Time: 6:00pmSpeaker: Dr Rachel Scott (KCL)Venue: ArtsOne 1.28
This talk will address several of the medieval and early modern translations of Kalila wa-Dimna – a famous Arabic collection of exemplary fables set within a framed narrative. Kalila wa-Dimna was composed in the 8th century by Ibn Al-Muqaffa, a convert to Islam, and was itself a translation of a translation that originated in 4th-century India, known as the Panchatantra. My research takes it cues from scholarship that has conceptualised translation as a political and ontological act of identity formation. I am concerned not with translation techniques but translation as a form of intercultural encounter, as a means of dealing with a culture/society’s relationship with the Other, with its own past and heritage, and constructing an identity for itself in the present. I see translation as a form of storytelling, ultimately. I consider Kalila wa-Dimna and the texts that descend from it as case-studies of relations between cultures, particularly on an East/West axis. My aim is to explore how perceptions of the ‘Orient’ evolved, and how cultural forms and practices that originated in the East were appropriated and in turn used to define social and national groups in western Europe.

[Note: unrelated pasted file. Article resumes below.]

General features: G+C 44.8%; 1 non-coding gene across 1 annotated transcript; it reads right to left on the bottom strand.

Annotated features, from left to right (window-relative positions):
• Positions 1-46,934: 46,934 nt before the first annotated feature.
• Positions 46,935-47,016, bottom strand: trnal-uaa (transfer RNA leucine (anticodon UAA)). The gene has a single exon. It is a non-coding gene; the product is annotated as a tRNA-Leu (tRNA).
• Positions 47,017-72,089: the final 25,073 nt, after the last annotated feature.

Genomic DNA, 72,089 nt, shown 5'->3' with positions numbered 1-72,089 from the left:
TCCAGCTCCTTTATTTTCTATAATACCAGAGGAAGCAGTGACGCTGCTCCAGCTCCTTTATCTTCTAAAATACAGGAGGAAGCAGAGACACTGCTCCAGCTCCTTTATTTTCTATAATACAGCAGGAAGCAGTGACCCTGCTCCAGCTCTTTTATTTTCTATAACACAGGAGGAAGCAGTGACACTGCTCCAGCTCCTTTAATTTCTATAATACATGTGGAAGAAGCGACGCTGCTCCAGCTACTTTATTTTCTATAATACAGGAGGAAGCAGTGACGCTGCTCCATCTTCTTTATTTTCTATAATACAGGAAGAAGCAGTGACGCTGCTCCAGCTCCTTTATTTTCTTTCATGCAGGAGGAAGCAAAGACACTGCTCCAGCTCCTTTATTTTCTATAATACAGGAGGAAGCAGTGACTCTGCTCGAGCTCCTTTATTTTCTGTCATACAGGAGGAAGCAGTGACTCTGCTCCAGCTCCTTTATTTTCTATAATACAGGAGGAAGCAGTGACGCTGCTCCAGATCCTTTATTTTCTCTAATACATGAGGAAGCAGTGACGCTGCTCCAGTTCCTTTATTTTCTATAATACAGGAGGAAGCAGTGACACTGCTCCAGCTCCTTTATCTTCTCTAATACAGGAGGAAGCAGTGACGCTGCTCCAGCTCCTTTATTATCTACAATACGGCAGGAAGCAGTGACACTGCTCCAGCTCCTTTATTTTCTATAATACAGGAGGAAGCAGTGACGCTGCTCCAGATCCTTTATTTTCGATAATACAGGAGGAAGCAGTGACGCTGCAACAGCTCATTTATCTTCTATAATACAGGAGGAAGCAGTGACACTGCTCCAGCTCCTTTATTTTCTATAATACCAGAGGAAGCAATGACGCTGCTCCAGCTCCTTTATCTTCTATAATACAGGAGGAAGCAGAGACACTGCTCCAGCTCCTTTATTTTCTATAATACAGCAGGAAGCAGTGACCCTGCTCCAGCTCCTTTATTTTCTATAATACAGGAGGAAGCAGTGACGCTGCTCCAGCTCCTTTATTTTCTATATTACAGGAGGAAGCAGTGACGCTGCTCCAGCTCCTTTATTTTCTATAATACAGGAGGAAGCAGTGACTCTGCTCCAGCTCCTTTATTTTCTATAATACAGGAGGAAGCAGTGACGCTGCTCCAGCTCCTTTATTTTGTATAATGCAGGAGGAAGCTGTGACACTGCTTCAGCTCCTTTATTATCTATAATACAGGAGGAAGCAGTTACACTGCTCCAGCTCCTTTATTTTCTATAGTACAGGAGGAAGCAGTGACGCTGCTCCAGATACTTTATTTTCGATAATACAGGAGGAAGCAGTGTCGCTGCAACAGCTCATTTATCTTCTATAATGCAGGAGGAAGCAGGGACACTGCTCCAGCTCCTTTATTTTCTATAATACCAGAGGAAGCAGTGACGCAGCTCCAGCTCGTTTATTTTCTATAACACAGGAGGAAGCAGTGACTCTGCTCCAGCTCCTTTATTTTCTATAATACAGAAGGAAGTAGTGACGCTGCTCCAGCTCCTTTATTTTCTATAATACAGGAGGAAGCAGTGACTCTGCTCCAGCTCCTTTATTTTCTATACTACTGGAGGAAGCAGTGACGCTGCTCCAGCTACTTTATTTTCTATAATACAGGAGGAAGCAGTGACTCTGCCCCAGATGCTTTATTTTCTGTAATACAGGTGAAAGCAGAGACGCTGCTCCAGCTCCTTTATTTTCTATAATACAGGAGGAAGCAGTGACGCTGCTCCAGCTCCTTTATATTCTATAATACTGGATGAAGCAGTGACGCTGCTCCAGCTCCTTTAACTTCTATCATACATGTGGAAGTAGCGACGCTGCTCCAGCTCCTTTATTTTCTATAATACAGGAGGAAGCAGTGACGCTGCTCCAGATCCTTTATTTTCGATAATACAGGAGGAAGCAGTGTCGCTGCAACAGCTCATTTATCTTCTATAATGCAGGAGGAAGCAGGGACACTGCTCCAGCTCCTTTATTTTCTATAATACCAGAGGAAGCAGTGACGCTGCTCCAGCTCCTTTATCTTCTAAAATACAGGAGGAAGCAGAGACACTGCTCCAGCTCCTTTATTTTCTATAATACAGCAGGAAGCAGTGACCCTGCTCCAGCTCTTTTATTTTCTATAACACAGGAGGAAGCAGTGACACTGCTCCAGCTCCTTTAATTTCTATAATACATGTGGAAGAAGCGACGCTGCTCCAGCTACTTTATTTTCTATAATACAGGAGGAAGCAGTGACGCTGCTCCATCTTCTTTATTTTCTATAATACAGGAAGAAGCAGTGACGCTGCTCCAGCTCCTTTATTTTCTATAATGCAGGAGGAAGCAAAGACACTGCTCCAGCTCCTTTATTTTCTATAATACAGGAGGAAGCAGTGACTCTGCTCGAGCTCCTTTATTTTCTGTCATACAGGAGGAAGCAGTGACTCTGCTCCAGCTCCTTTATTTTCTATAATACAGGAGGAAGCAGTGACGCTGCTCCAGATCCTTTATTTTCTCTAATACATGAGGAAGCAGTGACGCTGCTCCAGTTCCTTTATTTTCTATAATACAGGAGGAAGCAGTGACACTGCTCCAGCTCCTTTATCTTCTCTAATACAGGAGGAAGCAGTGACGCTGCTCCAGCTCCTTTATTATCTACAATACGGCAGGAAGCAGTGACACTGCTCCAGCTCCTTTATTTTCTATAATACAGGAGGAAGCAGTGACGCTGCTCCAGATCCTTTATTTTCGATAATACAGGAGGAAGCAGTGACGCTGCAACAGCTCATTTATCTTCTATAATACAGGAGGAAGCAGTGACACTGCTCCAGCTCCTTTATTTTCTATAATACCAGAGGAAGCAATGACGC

Full programme here.